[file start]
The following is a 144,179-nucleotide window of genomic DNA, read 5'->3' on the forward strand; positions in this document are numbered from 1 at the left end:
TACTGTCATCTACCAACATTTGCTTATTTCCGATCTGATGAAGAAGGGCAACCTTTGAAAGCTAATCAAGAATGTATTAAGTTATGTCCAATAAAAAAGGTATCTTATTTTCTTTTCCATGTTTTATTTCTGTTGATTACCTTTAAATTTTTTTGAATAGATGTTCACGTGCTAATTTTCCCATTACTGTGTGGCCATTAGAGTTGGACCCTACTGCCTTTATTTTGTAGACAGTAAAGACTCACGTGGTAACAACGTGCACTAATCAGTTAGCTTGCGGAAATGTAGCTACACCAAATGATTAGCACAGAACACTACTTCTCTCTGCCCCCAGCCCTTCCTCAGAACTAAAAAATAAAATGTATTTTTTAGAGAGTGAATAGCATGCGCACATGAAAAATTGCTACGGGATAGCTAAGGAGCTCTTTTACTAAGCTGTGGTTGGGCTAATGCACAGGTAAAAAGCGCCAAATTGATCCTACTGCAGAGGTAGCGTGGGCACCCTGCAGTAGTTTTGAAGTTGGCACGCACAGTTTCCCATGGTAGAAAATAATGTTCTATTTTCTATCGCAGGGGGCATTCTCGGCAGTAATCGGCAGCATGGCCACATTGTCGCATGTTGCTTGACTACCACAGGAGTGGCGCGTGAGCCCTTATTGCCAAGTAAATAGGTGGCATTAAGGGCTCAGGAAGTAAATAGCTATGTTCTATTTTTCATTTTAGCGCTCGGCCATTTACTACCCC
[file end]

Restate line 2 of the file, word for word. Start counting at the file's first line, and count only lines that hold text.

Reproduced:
TACTGTCATCTACCAACATTTGCTTATTTCCGATCTGATGAAGAAGGGCAACCTTTGAAAGCTAATCAAGAATGTATTAAGTTATGTCCAATAAAAAAGGTATCTTATTTTCTTTTCCATGTTTTATTTCTGTTGATTACCTTTAAATTTTTTTGAATAGATGTTCACGTGCTAATTTTCCCATTACTGTGTGGCCATTAGAGTTGGACCCTACTGCCTTTATTTTGTAGACAGTAAAGACTCACGTGGTAACAACGTGCACTAATCAGTTAGCTTGCGGAAATGTAGCTACACCAAATGATTAGCACAGAACACTACTTCTCTCTGCCCCCAGCCCTTCCTCAGAACTAAAAAATAAAATGTATTTTTTAGAGAGTGAATAGCATGCGCACATGAAAAATTGCTACGGGATAGCTAAGGAGCTCTTTTACTAAGCTGTGGTTGGGCTAATGCACAGGTAAAAAGCGCCAAATTGATCCTACTGCAGAGGTAGCGTGGGCACCCTGCAGTAGTTTTGAAGTTGGCACGCACAGTTTCCCATGGTAGAAAATAATGTTCTATTTTCTATCGCAGGGGGCATTCTCGGCAGTAATCGGCAGCATGGCCACATTGTCGCATGTTGCTTGACTACCACAGGAGTGGCGCGTGAGCCCTTATTGCCAAGTAAATAGGTGGCATTAAGGGCTCAGGAAGTAAATAGCTATGTTCTATTTTTCATTTTAGCGCTCGGCCATTTACTACCCC